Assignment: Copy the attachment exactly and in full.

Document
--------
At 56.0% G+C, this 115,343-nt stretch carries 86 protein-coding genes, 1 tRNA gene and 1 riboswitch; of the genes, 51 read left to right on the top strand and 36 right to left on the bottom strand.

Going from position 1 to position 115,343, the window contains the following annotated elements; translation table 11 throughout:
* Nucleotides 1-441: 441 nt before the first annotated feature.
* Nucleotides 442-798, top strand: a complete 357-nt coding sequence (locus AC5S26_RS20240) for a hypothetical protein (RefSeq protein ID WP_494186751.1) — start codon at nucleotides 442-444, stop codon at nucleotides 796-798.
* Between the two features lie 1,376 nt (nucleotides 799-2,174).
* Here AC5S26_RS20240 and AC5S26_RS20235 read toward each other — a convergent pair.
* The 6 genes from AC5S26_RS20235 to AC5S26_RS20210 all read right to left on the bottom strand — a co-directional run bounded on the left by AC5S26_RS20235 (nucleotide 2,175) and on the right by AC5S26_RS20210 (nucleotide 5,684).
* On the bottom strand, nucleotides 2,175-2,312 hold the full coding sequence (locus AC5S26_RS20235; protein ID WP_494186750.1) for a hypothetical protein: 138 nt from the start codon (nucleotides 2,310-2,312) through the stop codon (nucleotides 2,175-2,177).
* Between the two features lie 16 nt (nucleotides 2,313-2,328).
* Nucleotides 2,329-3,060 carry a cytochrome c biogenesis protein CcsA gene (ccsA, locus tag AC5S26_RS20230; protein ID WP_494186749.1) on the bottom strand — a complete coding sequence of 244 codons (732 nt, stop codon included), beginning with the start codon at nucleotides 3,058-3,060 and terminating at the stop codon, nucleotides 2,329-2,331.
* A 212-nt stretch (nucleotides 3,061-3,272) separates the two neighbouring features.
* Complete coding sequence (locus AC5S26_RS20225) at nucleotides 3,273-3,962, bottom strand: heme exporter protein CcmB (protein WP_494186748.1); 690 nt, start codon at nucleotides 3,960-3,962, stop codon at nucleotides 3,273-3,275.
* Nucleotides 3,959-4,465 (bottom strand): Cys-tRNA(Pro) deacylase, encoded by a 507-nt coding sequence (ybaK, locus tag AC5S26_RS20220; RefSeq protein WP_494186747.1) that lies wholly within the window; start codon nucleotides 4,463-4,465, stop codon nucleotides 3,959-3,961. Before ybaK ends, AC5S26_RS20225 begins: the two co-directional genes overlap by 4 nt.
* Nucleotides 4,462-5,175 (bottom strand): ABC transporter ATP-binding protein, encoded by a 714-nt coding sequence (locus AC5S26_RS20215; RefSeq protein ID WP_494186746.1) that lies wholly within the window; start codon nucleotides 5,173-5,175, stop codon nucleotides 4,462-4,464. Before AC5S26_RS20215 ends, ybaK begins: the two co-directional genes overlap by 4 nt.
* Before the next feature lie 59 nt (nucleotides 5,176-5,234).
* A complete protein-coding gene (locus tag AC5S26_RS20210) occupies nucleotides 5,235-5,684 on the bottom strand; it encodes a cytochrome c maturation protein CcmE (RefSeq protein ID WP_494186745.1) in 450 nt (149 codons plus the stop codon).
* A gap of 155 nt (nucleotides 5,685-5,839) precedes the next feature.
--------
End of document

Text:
At 56.0% G+C, this 115,343-nt stretch carries 86 protein-coding genes, 1 tRNA gene and 1 riboswitch; of the genes, 51 read left to right on the top strand and 36 right to left on the bottom strand.

Going from position 1 to position 115,343, the window contains the following annotated elements; translation table 11 throughout:
* Nucleotides 1-441: 441 nt before the first annotated feature.
* Nucleotides 442-798, top strand: a complete 357-nt coding sequence (locus AC5S26_RS20240) for a hypothetical protein (RefSeq protein ID WP_494186751.1) — start codon at nucleotides 442-444, stop codon at nucleotides 796-798.
* Between the two features lie 1,376 nt (nucleotides 799-2,174).
* Here AC5S26_RS20240 and AC5S26_RS20235 read toward each other — a convergent pair.
* The 6 genes from AC5S26_RS20235 to AC5S26_RS20210 all read right to left on the bottom strand — a co-directional run bounded on the left by AC5S26_RS20235 (nucleotide 2,175) and on the right by AC5S26_RS20210 (nucleotide 5,684).
* On the bottom strand, nucleotides 2,175-2,312 hold the full coding sequence (locus AC5S26_RS20235; protein ID WP_494186750.1) for a hypothetical protein: 138 nt from the start codon (nucleotides 2,310-2,312) through the stop codon (nucleotides 2,175-2,177).
* Between the two features lie 16 nt (nucleotides 2,313-2,328).
* Nucleotides 2,329-3,060 carry a cytochrome c biogenesis protein CcsA gene (ccsA, locus tag AC5S26_RS20230; protein ID WP_494186749.1) on the bottom strand — a complete coding sequence of 244 codons (732 nt, stop codon included), beginning with the start codon at nucleotides 3,058-3,060 and terminating at the stop codon, nucleotides 2,329-2,331.
* A 212-nt stretch (nucleotides 3,061-3,272) separates the two neighbouring features.
* Complete coding sequence (locus AC5S26_RS20225) at nucleotides 3,273-3,962, bottom strand: heme exporter protein CcmB (protein WP_494186748.1); 690 nt, start codon at nucleotides 3,960-3,962, stop codon at nucleotides 3,273-3,275.
* Nucleotides 3,959-4,465 (bottom strand): Cys-tRNA(Pro) deacylase, encoded by a 507-nt coding sequence (ybaK, locus tag AC5S26_RS20220; RefSeq protein WP_494186747.1) that lies wholly within the window; start codon nucleotides 4,463-4,465, stop codon nucleotides 3,959-3,961. Before ybaK ends, AC5S26_RS20225 begins: the two co-directional genes overlap by 4 nt.
* Nucleotides 4,462-5,175 (bottom strand): ABC transporter ATP-binding protein, encoded by a 714-nt coding sequence (locus AC5S26_RS20215; RefSeq protein ID WP_494186746.1) that lies wholly within the window; start codon nucleotides 5,173-5,175, stop codon nucleotides 4,462-4,464. Before AC5S26_RS20215 ends, ybaK begins: the two co-directional genes overlap by 4 nt.
* Before the next feature lie 59 nt (nucleotides 5,176-5,234).
* A complete protein-coding gene (locus tag AC5S26_RS20210) occupies nucleotides 5,235-5,684 on the bottom strand; it encodes a cytochrome c maturation protein CcmE (RefSeq protein ID WP_494186745.1) in 450 nt (149 codons plus the stop codon).
* A gap of 155 nt (nucleotides 5,685-5,839) precedes the next feature.